The Pebble Smartwatch was designed based on a concept by Eric Migicovsky describing a watch that could display messages from a smartphone and select Android devices. Migicovsky successfully took his idea through the Y Combinator business incubator program, and unusually for a startup company at Y Combinator, Migicovsky's business actually generated revenue during the program. Migicovsky was able to raise US$375,000 from angel investors such as Tim Draper of Draper Fisher Jurvetson, but was unable to raise additional funds. Discussing his inability to raise further funds, Migicovsky told the Los Angeles Times, "I wasn't extremely surprised... hardware is much harder to raise money for. We were hoping we could convince some people to our vision, but it didn't work out."
After raising venture capital for the product under their former name Allerta (which had already developed and sold the inPulse smartwatch for BlackBerry devices), the company failed to attract traditional investors under their new Pebble brand name, so the company requested crowd funding in April 2012.
Migicovsky's company Pebble Technology launched a Kickstarter campaign on April 11, 2012, with an initial fundraising target of $100,000. Backers spending $115 would receive a Pebble when they became available ($99 for the first 200), effectively pre-ordering the $150 Pebble at a discounted price. Within two hours of going live, the project had met the $100,000 goal, and within six days, the project had become the most funded project in the history of Kickstarter to that point, raising over $4.7 million with 30 days left in the campaign.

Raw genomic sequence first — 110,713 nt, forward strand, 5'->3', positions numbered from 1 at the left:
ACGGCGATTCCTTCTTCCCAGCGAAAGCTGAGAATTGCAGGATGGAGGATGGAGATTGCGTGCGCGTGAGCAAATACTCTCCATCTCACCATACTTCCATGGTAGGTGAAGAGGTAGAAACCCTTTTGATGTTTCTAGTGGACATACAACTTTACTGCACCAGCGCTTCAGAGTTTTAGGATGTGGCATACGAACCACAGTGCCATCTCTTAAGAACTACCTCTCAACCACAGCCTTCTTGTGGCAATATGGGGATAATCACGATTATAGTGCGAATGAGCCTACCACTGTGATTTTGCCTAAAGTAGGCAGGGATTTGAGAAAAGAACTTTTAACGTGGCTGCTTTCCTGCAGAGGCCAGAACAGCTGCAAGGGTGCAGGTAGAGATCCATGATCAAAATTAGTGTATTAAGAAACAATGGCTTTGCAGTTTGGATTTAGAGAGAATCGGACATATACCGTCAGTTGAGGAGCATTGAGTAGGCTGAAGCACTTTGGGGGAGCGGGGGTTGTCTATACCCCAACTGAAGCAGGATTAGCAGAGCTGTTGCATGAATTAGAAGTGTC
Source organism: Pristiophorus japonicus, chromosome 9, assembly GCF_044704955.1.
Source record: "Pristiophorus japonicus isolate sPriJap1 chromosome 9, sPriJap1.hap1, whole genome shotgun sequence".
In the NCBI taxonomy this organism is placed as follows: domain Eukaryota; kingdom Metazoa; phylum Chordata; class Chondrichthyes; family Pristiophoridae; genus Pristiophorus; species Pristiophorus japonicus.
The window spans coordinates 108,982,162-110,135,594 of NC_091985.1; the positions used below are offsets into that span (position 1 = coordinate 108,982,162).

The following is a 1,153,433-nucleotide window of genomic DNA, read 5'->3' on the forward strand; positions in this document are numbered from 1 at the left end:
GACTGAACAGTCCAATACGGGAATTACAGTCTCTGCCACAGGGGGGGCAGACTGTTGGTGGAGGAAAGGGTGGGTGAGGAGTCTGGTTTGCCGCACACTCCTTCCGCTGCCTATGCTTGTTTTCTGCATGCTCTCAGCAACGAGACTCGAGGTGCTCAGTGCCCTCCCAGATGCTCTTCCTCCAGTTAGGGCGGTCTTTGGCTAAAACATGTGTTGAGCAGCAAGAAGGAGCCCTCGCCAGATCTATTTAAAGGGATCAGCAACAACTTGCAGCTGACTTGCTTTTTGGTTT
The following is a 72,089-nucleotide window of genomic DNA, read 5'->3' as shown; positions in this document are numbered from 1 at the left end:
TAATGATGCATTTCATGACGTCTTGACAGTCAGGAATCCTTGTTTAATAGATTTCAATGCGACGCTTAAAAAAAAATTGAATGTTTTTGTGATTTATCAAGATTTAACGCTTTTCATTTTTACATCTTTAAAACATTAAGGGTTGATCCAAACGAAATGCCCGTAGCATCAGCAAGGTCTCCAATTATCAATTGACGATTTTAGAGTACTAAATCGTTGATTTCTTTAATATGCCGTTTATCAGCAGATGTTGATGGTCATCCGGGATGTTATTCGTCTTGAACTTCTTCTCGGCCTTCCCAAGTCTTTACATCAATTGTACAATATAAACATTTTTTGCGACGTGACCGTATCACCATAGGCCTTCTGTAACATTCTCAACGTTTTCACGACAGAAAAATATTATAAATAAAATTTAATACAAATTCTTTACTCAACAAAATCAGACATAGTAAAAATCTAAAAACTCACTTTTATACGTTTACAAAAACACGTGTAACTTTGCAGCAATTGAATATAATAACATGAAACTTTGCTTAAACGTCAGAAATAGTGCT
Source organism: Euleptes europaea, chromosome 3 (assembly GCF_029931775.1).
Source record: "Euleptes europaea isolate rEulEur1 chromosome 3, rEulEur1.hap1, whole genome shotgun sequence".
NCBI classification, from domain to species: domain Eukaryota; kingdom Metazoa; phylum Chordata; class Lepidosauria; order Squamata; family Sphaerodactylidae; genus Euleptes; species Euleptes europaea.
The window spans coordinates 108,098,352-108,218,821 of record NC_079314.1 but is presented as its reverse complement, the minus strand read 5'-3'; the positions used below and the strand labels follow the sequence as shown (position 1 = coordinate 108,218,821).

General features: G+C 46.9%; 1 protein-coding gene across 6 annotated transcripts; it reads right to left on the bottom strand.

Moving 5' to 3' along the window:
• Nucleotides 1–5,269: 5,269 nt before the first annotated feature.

On May 10, 2012, Pebble Technology announced they were limiting the number of pre-orders. On May 18, 2012, funding closed with $10,266,844 pledged by 68,928 people.
Pebble worked with consulting firm Dragon Innovation to identify suppliers and manufacturers. After overcoming manufacturability difficulties with the prototype design, Pebble started mass production with manufacturer Foxlink Group in January 2013 with an initial production of 15,000 watches per week. Shipping was originally expected to begin September 2012, but Pebble Technology encountered manufacturing difficulties and began shipping units on January 23, 2013. Pebble shipped 300,000 units by December 2013 during its first year of production, over 400,000 by March 2014, 450,000 as of July 2014[update], and 1 million by December 31, 2014.
The watch has a 32-millimetre (1.26 in) 144 × 168 pixel black and white memory LCD using an ultra low-power "transflective LCD" manufactured by Sharp with a backlight, a vibrating motor, a magnetometer, ambient light sensors, and a three-axis accelerometer. It can communicate with an Android or iOS device using both Bluetooth 2.1 and Bluetooth 4.0 (Bluetooth Low Energy) using Stonestreet One's Bluetopia+MFi software stack. Bluetooth 4.0 with low energy (LE) support was not initially enabled, but a firmware update in November 2013 enabled it. The watch is charged using a modified USB-cable that attaches magnetically to the watch to maintain water resistance capability. The battery was reported in April 2012 to last seven days. Based on feedback from Kickstarter backers, the developers added water-resistance to the list of features. The Pebble has a waterproof rating of 5 atm, which means it can be submerged down to 40 metres (130 ft) and has been tested in both fresh and salt water, allowing one to shower, dive or swim while wearing the watch.